kottke.org posts about Roland Miller

Orbital Planes, a Photographic Ode to the Space Shuttle

posted by Jason Kottke   Oct 22, 2021

closeup photo of the Space Shuttle Discovery

Space Shuttle instrument panel

Roland Miller has been documenting space exploration for more than 30 years and his latest book, which he’s funding via Kickstarter, is a photo documentation of the final years of NASA’s Space Shuttle program.

I started documenting the Space Shuttle program when I was teaching photography at a college near the Kennedy Space Center. In 2008, I began a concentrated effort to document the final years of the program. Orbital Planes is the result of that photography work. My hope is that Orbital Planes will give the reader their own personal view of the Space Shuttle and the technology and facilities that helped it fly.

You might remember Miller from his collaboration with Italian astronaut Paolo Nespoli photographing the ISS. (via colossal)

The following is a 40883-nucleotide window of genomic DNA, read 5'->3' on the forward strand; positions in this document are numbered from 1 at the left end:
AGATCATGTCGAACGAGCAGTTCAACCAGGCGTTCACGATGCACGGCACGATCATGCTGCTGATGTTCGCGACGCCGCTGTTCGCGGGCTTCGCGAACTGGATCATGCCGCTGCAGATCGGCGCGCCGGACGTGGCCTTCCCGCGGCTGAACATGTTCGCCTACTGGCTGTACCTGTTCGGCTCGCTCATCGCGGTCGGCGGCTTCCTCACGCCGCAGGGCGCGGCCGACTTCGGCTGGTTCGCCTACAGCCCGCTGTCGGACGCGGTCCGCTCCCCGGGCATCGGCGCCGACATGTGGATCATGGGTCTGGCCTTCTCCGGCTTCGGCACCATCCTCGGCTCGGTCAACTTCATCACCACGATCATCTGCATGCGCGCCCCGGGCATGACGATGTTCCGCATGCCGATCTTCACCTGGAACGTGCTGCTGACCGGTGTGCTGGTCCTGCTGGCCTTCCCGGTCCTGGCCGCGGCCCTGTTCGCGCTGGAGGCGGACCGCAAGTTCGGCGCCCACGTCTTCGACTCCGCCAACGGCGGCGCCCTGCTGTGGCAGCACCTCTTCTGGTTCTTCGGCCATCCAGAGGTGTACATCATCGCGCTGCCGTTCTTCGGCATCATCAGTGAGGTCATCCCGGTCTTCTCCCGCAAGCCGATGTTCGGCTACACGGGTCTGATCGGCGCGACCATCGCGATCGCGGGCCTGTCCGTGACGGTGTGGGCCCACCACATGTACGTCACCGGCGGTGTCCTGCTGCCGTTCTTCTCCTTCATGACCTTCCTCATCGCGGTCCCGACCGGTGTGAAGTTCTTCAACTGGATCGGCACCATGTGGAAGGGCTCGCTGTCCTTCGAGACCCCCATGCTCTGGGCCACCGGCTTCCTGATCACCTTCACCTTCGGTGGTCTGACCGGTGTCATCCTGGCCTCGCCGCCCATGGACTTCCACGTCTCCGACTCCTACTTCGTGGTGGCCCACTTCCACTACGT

Interior Space: A Visual Exploration of the International Space Station

posted by Jason Kottke   Aug 17, 2020

Interior Space ISS

Interior Space ISS

Roland Miller, a long-time photographer of space exploration projects, and Italian astronaut Paolo Nespoli has teamed up to produce a book of photographs of the interior of the International Space Station. According to a profile of the project from Colossal, Miller used interior views of the ISS on Google Earth to stage shots, which would then be executed by Nespoli in space. Nespoli, an engineer, also built a stabilizing rig for the camera.

Because the ISS was in a weightless environment with fluctuating light, many of the images astronauts typically capture utilize a flash, which Miller, who generally photographs using a very low shutter speed, wanted to avoid. “The first problem you run into is you can’t use a tripod in space because it just floats away, and the station itself is going 17,500 miles an hour. Just because of the size and the speed, there’s a harmonic vibration to it,” he notes. To combat the constant quivering, Nespoli constructed a stabilizing bipod and shot about 135 images with a high shutter speed, before sending the shots to Miller for aesthetic editing.

You can get a copy of the book (or prints) by backing the project on Kickstarter.